Ford Broncos and Chevy pickups lined the curb two deep outside the Great American Building early Friday morning, while security guards escorted small groups of office workers past the yellow tape cordoning off the entrance. Workers were allowed into the beleaguered high-rise at 600 B St., closed until at least Monday because of a series of electrical fires, only to pick up their personal belongings.
But some workers, carting computer terminals and office equipment, were clearly preparing for more than a two-day relocation.
“We’re going to move out,” said attorney Tom Tosdal of the law firm Georgiou & Tosdal as he surveyed the scene from the street.
Tosdal said the lease on his 15th-floor office will not be up until September, 1990, but added: “I think we have cause to break the lease right now.”
“In a way, they’ve already broken the lease by allowing the building to break down,” he said. “If you had a car and it caught on fire twice in one week, wouldn’t you get rid of it?”
The 24-story building, evacuated three times this week for a continuing streak of electrical problems, including two small fires, will remain closed while electricians work on repairs. Before the building can be reopened it must pass inspection by the fire marshal, city building inspectors and three investigators from the federal Occupational Safety and Health Administration, who will meet late Sunday to make the decision.
Fire Marshal Jim Sewell said he did not know whether the structure will be safe for occupation by Monday morning.
“We’re still evaluating it,” he said Friday afternoon. “It’s hard to say when it will be open. There may be a lot of work that may have to be done.”
He added: “We don’t think it’s a firetrap. . . . We had no reason to believe up until the fires started that there was any problem. Now the problem is being addressed.”
Building manager Colin Stillwagen, in his first public statement in four days, said teams of engineers and inspectors will be working around the clock to repair the damage and ensure that the building reopens Monday.
“We are sparing no expense to not only repair the damage from Thursday but to further ensure the safety of our tenants by bringing in other outside consultants for additional opinions,” Stillwagen said in a prepared statement.
He added, in response to questions: “I think anytime you get into a situation like this it’s embarrassing. We had no way of knowing this was going to happen.”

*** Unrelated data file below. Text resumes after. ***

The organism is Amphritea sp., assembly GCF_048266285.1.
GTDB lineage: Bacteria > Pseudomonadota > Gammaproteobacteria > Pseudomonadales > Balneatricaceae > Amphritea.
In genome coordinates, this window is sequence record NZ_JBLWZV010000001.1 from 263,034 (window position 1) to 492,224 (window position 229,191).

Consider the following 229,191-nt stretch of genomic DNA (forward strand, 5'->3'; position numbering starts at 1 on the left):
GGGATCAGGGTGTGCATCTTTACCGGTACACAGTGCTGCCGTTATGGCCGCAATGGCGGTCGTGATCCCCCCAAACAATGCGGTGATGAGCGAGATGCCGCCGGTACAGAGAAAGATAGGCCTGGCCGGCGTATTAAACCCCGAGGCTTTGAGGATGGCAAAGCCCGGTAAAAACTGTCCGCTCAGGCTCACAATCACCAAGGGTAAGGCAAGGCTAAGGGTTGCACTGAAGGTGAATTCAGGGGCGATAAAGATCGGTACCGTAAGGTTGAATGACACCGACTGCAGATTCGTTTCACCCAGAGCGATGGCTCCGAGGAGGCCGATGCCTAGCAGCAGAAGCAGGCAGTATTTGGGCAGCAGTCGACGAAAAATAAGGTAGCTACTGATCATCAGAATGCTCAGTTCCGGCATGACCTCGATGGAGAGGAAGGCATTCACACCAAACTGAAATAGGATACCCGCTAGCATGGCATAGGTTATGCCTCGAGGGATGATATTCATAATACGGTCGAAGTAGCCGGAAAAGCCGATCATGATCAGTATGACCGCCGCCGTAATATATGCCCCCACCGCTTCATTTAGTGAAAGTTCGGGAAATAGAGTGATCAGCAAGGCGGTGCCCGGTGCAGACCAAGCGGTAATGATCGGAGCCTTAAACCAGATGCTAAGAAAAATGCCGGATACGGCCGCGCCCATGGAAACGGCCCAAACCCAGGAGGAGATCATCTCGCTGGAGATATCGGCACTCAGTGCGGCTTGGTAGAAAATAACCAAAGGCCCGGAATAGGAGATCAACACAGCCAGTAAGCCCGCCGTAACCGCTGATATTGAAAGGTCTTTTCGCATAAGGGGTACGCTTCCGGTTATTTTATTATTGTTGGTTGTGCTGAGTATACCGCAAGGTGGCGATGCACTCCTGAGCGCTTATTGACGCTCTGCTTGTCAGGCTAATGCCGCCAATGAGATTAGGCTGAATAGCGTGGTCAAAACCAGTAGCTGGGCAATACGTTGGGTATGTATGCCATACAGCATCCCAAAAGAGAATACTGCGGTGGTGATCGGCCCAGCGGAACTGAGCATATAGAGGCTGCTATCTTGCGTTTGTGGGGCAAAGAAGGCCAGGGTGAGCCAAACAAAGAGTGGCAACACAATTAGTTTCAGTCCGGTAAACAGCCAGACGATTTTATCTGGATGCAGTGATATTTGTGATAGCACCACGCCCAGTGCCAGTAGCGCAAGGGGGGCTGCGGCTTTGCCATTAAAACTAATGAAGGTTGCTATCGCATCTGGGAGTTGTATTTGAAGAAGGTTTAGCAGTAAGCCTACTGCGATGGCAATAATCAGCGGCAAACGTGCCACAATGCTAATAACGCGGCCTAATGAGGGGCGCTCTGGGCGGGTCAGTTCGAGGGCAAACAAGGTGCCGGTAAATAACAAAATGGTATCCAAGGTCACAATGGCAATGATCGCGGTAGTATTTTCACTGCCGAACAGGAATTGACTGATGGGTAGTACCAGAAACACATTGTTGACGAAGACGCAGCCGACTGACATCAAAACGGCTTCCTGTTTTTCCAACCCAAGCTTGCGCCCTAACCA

The exact cause of the fires and other electrical disturbances in recent weeks had not been determined Friday, and no cost estimates for damage had been formed, Stillwagen said.
Electricians have told the Fire Department that the service entry buss, a series of electrical conductors that feed the building’s main electrical supply, has one or more ground faults, according to Assistant Fire Marshal John Hale. In addition to the shorts, he said, the building’s fire alarm system is out of order because it was doused by sprinklers on the first floor in Thursday evening’s fire.
Sewell said it appears that the city will not fine the building’s owners or managers but said the Fire Department is still considering sanctions.
However, OSHA officials said citations, fines and other penalties are likely. Two federal inspectors were sent to the site Tuesday, a day after the first electrical fire forced workers to be evacuated, to look into the electrical hazards and into the building’s evacuation plans, said OSHA safety supervisor Jack Rhodes.
Said They Weren’t Informed
Great American has an emergency evacuation plan in place for its 450 employees, who occupy about 60% of the building. The building management has an evacuation plan for the rest of the tenants, but some of them have told OSHA that they were never informed of such a plan, Rhodes said.
On Friday, a third OSHA inspector was sent to the building to check an asbestos hazard after five firefighters were contaminated by the substance Thursday night, he said.
“Basically, the asbestos exposure now is limited to the area from the garage up to the third floor, but we are monitoring the whole building,” Rhodes said.